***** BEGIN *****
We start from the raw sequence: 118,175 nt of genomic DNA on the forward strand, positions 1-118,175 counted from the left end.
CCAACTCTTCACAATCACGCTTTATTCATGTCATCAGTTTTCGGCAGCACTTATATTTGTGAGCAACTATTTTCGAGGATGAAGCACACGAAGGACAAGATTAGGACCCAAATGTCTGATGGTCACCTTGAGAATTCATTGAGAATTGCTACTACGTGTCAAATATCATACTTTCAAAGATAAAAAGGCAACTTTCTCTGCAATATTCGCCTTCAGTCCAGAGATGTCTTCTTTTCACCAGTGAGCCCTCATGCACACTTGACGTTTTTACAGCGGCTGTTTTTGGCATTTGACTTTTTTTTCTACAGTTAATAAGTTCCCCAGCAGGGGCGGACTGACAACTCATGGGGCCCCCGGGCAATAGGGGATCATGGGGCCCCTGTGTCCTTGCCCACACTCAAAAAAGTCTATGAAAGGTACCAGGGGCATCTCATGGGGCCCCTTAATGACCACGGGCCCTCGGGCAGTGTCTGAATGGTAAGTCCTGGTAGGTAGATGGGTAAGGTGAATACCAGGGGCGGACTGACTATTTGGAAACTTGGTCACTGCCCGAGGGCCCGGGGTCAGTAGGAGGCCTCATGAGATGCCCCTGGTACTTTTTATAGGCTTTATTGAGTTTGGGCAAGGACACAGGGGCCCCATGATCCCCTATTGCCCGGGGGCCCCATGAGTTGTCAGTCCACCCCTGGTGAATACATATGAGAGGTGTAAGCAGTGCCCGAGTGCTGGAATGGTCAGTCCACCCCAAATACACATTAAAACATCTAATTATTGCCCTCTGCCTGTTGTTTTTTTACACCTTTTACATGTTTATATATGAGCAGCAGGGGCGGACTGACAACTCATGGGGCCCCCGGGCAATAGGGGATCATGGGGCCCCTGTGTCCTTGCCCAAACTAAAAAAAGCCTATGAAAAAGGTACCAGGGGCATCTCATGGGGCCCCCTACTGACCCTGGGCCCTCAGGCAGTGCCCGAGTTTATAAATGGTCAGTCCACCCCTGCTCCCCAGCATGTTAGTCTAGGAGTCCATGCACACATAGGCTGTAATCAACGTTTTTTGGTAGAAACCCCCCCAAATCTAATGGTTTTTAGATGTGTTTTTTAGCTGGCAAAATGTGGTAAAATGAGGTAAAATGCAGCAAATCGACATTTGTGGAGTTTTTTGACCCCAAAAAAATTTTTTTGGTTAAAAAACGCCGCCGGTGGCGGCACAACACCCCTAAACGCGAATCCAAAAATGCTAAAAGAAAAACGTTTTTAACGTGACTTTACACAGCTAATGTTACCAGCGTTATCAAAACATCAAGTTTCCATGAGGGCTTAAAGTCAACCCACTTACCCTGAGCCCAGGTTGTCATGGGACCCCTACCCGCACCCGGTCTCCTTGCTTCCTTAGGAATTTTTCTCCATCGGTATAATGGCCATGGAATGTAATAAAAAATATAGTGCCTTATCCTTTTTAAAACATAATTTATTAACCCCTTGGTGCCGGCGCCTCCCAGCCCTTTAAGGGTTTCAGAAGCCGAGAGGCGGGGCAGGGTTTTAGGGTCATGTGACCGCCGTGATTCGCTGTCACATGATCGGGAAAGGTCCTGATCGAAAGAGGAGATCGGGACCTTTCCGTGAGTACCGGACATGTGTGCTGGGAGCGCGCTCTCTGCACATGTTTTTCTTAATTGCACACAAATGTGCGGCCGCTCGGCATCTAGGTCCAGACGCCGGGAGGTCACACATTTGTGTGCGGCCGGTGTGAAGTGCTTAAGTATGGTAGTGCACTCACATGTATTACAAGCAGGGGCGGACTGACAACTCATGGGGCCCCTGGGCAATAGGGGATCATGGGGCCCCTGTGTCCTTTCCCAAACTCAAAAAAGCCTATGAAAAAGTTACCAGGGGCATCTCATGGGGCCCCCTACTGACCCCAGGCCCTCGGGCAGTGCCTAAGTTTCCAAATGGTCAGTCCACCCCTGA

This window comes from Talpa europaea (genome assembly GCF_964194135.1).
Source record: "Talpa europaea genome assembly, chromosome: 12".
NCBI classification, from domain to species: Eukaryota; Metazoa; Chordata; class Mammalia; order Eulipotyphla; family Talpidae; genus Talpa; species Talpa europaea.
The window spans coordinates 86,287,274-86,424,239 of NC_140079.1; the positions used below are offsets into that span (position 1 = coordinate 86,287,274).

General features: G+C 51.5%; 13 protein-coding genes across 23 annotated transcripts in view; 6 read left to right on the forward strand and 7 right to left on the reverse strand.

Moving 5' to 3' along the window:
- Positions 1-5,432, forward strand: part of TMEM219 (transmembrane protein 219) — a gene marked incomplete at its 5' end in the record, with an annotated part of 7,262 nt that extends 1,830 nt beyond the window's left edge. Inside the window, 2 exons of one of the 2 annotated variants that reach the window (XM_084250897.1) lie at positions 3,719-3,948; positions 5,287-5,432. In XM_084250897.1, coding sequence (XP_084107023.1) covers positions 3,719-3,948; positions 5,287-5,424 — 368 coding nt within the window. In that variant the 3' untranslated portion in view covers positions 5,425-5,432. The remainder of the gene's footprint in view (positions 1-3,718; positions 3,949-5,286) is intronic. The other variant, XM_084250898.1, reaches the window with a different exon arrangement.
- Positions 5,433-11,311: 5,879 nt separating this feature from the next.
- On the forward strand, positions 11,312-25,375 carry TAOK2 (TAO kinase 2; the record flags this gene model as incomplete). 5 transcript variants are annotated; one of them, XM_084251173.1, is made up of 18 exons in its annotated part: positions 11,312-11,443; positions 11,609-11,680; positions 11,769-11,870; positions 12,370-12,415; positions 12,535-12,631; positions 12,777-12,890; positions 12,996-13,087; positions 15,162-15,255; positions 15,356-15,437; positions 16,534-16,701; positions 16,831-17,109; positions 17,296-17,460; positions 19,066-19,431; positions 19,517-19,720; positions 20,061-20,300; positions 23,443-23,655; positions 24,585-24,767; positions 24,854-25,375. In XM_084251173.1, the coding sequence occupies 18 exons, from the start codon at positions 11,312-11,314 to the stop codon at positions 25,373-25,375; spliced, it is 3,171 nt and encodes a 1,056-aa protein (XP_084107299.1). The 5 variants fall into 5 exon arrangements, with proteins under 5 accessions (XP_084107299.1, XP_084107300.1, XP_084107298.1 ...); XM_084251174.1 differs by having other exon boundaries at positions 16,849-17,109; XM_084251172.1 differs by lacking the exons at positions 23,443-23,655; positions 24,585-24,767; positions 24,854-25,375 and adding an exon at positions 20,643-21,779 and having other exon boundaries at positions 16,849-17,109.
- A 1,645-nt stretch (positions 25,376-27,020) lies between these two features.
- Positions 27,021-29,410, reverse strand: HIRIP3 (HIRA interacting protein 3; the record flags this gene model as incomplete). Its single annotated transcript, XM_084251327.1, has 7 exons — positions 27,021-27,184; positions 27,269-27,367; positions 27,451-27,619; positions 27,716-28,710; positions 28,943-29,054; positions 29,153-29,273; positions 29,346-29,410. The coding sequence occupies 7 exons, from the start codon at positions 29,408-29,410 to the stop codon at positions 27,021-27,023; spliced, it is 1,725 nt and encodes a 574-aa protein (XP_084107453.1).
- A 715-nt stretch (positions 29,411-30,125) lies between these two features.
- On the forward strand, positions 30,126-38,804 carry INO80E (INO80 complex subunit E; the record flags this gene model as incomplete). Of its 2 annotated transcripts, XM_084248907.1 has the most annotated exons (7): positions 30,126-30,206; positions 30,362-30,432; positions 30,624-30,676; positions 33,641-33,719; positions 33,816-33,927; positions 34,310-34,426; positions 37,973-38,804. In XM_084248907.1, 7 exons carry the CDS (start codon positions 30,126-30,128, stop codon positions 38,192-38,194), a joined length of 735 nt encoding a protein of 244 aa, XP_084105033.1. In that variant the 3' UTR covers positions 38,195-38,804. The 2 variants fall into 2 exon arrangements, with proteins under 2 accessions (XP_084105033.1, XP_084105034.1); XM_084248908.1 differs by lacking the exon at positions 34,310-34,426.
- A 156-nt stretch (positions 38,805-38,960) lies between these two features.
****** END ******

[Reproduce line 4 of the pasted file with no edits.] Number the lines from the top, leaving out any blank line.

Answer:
Source record: "Talpa europaea genome assembly, chromosome: 12".